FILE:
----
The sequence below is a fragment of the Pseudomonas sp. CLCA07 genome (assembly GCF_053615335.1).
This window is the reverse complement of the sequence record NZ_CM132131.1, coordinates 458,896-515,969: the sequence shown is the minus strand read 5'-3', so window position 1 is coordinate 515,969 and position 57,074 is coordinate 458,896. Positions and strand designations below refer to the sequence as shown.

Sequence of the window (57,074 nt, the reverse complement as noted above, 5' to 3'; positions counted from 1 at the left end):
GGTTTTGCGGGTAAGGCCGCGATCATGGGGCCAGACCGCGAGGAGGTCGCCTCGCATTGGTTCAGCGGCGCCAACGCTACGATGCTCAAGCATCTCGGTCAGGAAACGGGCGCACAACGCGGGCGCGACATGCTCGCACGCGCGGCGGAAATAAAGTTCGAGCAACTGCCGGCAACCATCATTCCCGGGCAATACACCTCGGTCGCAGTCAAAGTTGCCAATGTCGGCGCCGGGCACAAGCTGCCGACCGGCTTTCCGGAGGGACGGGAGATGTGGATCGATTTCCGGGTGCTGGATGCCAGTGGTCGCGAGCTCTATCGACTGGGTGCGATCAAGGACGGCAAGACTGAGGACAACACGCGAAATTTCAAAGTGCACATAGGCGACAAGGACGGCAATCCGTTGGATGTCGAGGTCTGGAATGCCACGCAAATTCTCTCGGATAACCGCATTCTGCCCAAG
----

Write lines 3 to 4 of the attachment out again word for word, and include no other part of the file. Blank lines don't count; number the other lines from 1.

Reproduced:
Sequence of the window (57,074 nt, the reverse complement as noted above, 5' to 3'; positions counted from 1 at the left end):
GGTTTTGCGGGTAAGGCCGCGATCATGGGGCCAGACCGCGAGGAGGTCGCCTCGCATTGGTTCAGCGGCGCCAACGCTACGATGCTCAAGCATCTCGGTCAGGAAACGGGCGCACAACGCGGGCGCGACATGCTCGCACGCGCGGCGGAAATAAAGTTCGAGCAACTGCCGGCAACCATCATTCCCGGGCAATACACCTCGGTCGCAGTCAAAGTTGCCAATGTCGGCGCCGGGCACAAGCTGCCGACCGGCTTTCCGGAGGGACGGGAGATGTGGATCGATTTCCGGGTGCTGGATGCCAGTGGTCGCGAGCTCTATCGACTGGGTGCGATCAAGGACGGCAAGACTGAGGACAACACGCGAAATTTCAAAGTGCACATAGGCGACAAGGACGGCAATCCGTTGGATGTCGAGGTCTGGAATGCCACGCAAATTCTCTCGGATAACCGCATTCTGCCCAAG